Lowcountry Africana, sponsored by the Magnolia Plantation Foundation of Charleston, South Carolina, is a free website dedicated to African American genealogy and history in South Carolina, Georgia and Florida, home to the rich Gullah-Geechee cultural heritage.
About Lowcountry Africana
Lowcountry Africana is entirely dedicated to records that document the family and cultural heritage of African Americans in the historic rice-growing areas of South Carolina, Georgia and extreme northeastern Florida, an area that scholars and preservationists have identified as a distinct culture area. Lowcountry Africana was developed with a grant from the Magnolia Plantation Foundation of Charleston, South Carolina.
The Lowcountry Southeast
In the coastal areas of South Carolina, Georgia and extreme northeast Florida, tidal marshes made rice cultivation possible. Many of the enslaved Africans who were brought to these areas brought with them the rice-growing skills necessary to build and maintain the massive rice plantations of the Colonial and Antebellum Lowcountry. Those enslaved Africans also brought with them a resistance to malaria, a disease which was endemic to tidal marsh areas of the Southeast.
Because planting families did not have this resistance to malaria, they spent the largest portion of the year living inland, leaving enslaved Africans with minimal oversight and thus, minimal acculturation. It was through this isolation, and the continuing infusion of more people from the homeland, that enslaved Africans in the Lowcountry were able to retain their language, culture, beliefs and traditions. Today, those traditions survive as part of the rich Gullah-Geechee culture.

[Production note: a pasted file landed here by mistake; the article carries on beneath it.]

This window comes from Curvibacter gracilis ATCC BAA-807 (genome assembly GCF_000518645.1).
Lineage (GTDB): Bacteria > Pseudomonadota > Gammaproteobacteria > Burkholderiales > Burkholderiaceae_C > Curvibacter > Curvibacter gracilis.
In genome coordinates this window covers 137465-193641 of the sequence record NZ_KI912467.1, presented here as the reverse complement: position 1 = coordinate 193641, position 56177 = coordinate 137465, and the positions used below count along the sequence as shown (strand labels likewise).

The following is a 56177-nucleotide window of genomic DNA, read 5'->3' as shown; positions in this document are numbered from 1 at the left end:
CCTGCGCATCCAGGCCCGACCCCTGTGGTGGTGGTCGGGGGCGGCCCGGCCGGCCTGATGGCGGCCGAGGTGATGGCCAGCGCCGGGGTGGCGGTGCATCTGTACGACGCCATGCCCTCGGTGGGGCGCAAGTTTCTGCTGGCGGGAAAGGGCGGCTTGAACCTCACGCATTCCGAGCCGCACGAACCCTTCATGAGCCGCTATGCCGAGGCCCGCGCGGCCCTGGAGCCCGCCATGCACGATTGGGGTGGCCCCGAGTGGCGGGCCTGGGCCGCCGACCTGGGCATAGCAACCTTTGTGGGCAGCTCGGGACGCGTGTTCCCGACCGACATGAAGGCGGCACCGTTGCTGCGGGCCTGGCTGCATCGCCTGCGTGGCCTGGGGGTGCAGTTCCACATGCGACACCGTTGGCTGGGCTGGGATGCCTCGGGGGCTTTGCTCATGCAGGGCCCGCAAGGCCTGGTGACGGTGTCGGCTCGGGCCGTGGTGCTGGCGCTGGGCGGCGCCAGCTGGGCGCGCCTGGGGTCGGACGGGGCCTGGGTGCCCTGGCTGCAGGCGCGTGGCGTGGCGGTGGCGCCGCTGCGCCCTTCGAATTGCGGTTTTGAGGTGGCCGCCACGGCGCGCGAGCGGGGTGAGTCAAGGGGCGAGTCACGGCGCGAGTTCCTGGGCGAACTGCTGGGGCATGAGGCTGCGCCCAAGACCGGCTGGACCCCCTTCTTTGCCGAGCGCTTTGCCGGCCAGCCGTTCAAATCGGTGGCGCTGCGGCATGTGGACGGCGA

The Lowcountry TodayThe Lowcountry of today is the home of living history - the history of the cultural connections between ancestors from West Africa and their descendants in America. Lowcountry Africana brings you resources for exploring this rich ancestral heritage.
Why It’s Important
Charleston, South Carolina was a major port of entry for the International Slave Trade. Savannah, Georgia and St. Augustine, Florida were also significant ports of entry where captive Africans were imported and sold throughout the eighteenth century. In later years, planter migrations and the domestic slave trade scattered the descendants of the founding Lowcountry enslaved communities throughout the United States.
Additionally, runaway slaves from South Carolina, Georgia and beyond found a safe haven in Florida from the earliest Colonial period until the mid 1820s. Some found shelter among the Creek and Seminole Indians, while others forged their own livelihoods in Florida’s largely unpopulated interior. From there, some made their way to the Bahamas, to Cuba or were removed to the West with the Creek and Seminole Indians.
As a result of these historical events, many enslaved people who were brought into South Carolina, Georgia and Florida, or were born into slavery there, later migrated to other parts of North America, or to the Caribbean.
Did your ancestors come from, or through the Lowcountry? If your ancestor search leads you here, we hope you find many resources on Lowcountry Africana to further your research!